Welcome back undergads!
As the second week of classes comes to an end we have finally been introduced to all of our new courses and professors, plunged head first into our various clubs and extracurricular activities, and began our hunt for employment.
Coming from four blissful weeks of vacation, with days of nothing but Netflix and home cooking, all of this may seem overwhelming. Which info session should I attend? How do I prepare for the job fair? How do I prepare for the interview? Wait, I have a quiz tomorrow?!
You all know how stressful being a student can be, and as juniors and seniors I am sure you have all come up with a variety of different ways to cope with your stress. Though you may know what you should do, applying these practices to our lives, especially when they seem to be spiraling out of control, is not always that easy. Today I want to share with you a couple of my easy go-to strategies for keeping my worries in perspective and dealing with stress. Though simple, don’t underestimate how effective they can be.
- Drink lots of water: All of your organs needs water to function properly, by keeping them well hydrated you help make sure your body is running well leading to decreased stress levels. Cortisol is a stress hormone whose levels increase when you are dehydrated. Keep your cortisol levels in check by drinking up!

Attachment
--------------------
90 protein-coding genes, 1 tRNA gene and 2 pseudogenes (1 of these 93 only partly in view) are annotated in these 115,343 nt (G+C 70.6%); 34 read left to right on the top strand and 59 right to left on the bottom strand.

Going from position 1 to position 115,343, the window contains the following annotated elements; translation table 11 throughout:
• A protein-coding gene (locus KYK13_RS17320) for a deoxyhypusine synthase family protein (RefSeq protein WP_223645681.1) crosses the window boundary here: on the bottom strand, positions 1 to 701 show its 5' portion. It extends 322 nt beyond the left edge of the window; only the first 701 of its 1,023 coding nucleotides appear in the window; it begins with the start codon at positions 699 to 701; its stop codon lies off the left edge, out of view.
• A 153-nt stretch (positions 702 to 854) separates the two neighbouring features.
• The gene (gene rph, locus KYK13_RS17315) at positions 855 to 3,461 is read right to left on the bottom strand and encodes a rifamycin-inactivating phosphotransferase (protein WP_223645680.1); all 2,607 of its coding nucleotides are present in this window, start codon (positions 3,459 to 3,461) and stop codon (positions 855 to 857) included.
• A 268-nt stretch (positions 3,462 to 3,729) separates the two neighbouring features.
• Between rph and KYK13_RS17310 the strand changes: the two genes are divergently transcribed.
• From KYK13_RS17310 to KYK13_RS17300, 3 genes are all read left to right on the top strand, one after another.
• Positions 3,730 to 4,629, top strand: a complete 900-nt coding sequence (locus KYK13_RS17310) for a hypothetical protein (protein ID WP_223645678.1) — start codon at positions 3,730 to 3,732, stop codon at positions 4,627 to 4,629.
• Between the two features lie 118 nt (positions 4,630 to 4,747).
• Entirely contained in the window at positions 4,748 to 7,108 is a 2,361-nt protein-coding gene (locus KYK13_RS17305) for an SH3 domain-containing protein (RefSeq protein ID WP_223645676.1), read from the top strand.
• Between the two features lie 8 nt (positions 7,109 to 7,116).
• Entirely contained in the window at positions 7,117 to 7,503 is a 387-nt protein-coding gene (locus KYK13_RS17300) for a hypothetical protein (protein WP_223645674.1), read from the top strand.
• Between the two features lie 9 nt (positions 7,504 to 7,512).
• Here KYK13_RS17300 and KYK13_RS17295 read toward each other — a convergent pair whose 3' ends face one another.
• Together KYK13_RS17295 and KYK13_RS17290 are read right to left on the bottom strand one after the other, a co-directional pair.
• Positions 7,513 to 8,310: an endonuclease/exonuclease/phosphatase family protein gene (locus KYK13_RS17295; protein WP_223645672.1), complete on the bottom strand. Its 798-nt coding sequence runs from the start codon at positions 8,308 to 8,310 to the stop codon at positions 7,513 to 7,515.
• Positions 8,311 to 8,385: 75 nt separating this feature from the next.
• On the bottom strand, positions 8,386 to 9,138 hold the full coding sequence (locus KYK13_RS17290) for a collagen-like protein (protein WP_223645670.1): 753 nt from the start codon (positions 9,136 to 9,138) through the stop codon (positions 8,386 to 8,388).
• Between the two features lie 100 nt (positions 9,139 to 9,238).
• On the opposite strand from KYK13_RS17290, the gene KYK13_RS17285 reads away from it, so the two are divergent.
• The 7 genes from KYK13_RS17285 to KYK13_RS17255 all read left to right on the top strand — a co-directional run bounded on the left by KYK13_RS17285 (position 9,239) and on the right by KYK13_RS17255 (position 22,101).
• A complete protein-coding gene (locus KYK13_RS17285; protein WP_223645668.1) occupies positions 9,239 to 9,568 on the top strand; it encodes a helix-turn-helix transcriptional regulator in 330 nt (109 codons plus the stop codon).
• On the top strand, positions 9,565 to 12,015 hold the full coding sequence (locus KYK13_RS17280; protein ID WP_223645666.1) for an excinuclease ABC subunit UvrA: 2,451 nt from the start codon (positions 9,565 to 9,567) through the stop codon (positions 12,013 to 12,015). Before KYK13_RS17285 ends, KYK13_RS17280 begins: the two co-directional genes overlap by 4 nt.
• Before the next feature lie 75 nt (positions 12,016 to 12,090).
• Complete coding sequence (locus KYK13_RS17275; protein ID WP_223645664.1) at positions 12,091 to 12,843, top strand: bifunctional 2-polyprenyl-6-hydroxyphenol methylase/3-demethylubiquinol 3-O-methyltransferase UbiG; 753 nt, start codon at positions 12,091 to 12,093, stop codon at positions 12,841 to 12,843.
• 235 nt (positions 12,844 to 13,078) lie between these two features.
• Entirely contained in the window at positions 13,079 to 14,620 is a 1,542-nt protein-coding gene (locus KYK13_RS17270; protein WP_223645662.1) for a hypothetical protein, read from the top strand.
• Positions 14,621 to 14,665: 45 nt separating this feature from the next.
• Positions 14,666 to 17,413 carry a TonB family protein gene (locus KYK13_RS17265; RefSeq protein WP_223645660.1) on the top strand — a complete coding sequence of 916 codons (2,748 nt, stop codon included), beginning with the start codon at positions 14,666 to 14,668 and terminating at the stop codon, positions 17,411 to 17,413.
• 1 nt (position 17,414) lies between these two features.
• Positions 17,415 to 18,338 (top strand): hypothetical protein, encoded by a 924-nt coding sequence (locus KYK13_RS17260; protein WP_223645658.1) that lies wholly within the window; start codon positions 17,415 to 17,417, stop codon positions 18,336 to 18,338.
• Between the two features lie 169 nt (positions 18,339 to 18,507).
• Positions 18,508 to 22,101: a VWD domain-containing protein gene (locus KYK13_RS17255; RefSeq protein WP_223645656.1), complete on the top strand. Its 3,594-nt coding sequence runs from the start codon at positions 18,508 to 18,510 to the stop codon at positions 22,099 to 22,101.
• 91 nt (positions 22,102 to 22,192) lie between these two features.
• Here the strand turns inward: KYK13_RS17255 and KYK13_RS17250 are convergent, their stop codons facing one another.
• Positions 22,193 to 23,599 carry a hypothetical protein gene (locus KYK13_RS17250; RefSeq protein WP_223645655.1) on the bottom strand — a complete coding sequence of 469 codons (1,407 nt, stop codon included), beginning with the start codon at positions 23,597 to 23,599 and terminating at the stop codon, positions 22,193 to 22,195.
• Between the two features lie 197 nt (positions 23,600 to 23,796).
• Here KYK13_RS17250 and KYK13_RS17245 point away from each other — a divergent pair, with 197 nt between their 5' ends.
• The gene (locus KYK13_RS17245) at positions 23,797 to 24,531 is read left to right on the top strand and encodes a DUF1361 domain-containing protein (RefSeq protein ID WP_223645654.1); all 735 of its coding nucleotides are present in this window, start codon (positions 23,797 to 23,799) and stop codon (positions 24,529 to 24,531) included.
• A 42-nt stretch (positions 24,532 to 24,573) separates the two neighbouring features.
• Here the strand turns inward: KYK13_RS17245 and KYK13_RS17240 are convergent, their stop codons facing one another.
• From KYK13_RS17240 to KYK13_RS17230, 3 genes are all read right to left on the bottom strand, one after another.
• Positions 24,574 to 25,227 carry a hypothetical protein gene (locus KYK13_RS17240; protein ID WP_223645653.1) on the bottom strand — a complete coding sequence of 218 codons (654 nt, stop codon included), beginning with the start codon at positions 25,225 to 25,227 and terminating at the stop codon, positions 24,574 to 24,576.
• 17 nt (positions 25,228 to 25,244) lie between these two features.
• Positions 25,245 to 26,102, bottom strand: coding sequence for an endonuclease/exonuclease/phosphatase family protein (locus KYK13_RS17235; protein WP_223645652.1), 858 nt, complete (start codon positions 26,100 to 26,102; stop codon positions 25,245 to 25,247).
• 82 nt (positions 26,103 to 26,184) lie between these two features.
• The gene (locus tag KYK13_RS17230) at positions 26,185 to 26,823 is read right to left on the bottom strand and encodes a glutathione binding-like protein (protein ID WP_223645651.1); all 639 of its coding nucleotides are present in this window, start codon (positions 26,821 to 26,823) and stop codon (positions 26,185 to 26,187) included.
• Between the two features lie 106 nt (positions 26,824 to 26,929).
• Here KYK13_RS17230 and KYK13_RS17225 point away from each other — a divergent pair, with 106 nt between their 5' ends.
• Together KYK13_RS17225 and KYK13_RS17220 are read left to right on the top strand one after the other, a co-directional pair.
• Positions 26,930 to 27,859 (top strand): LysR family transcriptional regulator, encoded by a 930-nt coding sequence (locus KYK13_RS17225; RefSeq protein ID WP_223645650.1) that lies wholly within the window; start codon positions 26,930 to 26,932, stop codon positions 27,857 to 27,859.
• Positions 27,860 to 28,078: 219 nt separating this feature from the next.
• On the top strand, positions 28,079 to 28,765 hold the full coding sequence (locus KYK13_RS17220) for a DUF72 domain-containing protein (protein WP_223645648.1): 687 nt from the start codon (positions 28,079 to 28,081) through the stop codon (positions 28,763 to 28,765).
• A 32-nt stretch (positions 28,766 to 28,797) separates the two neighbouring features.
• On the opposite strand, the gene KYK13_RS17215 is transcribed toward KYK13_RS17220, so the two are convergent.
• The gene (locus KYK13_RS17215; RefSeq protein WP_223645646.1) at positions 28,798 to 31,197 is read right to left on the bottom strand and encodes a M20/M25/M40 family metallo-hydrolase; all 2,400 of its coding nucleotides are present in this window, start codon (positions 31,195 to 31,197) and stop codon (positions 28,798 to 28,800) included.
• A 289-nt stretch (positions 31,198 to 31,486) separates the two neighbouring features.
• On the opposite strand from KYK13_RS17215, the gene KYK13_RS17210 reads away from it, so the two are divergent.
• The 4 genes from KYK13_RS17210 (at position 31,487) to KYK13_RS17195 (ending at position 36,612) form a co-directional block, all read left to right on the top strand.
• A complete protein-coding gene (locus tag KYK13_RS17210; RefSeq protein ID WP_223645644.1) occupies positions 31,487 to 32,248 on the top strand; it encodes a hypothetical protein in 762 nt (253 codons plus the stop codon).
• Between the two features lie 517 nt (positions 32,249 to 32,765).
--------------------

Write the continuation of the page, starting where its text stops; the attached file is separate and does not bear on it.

- Get more sleep: I’m not saying 8 hours a night is always possible, but by consciously making an effort to get to bed earlier you will be less vulnerable to stress. Tips to improve sleep quality include creating a dark, quiet, comfortable sleep environment, establishing a calming routine right before going to bed, and maintaining a consistent sleep-wake schedule.
- Exercise regularly: Physically activity produces endorphins, your brain’s feel-good neurotransmitters, making you feel happier and less stressed. Focusing on your body’s movement while exercising helps you forget and let go of the day’s frustrations. Plus if you are exhausted from a good workout you will sleep more soundly at night, lowering stress levels.
- Be grateful: We often forget how fortunate we are just to be alive. Gratitude research shows that feelings of thankfulness are extremely beneficial in helping people cope with stress. Some ways you can practice gratitude in your everyday life are by saying thank you to people that make your life better, keeping a journal of things you’re grateful for, or remembering times when you felt exceptionally happy.
As easy as this advice is to give, it is not always that easy to apply to our own lives. Given that you are all driven Berkeley students who don’t back away from hard work and who love a good challenge, I challenge you to pick one of these stress-reducing tips to apply to your lives for the next month. I will be working on getting to sleep at a decent hour, drinking more water, and letting my loved ones know how grateful I am for their impact on my life.
I would love to hear all of your tips for reducing stress! Please leave a comment sharing a tip of your own, a success story, or one goal you will be working on to reduce your stress over the next month.
Class of 2016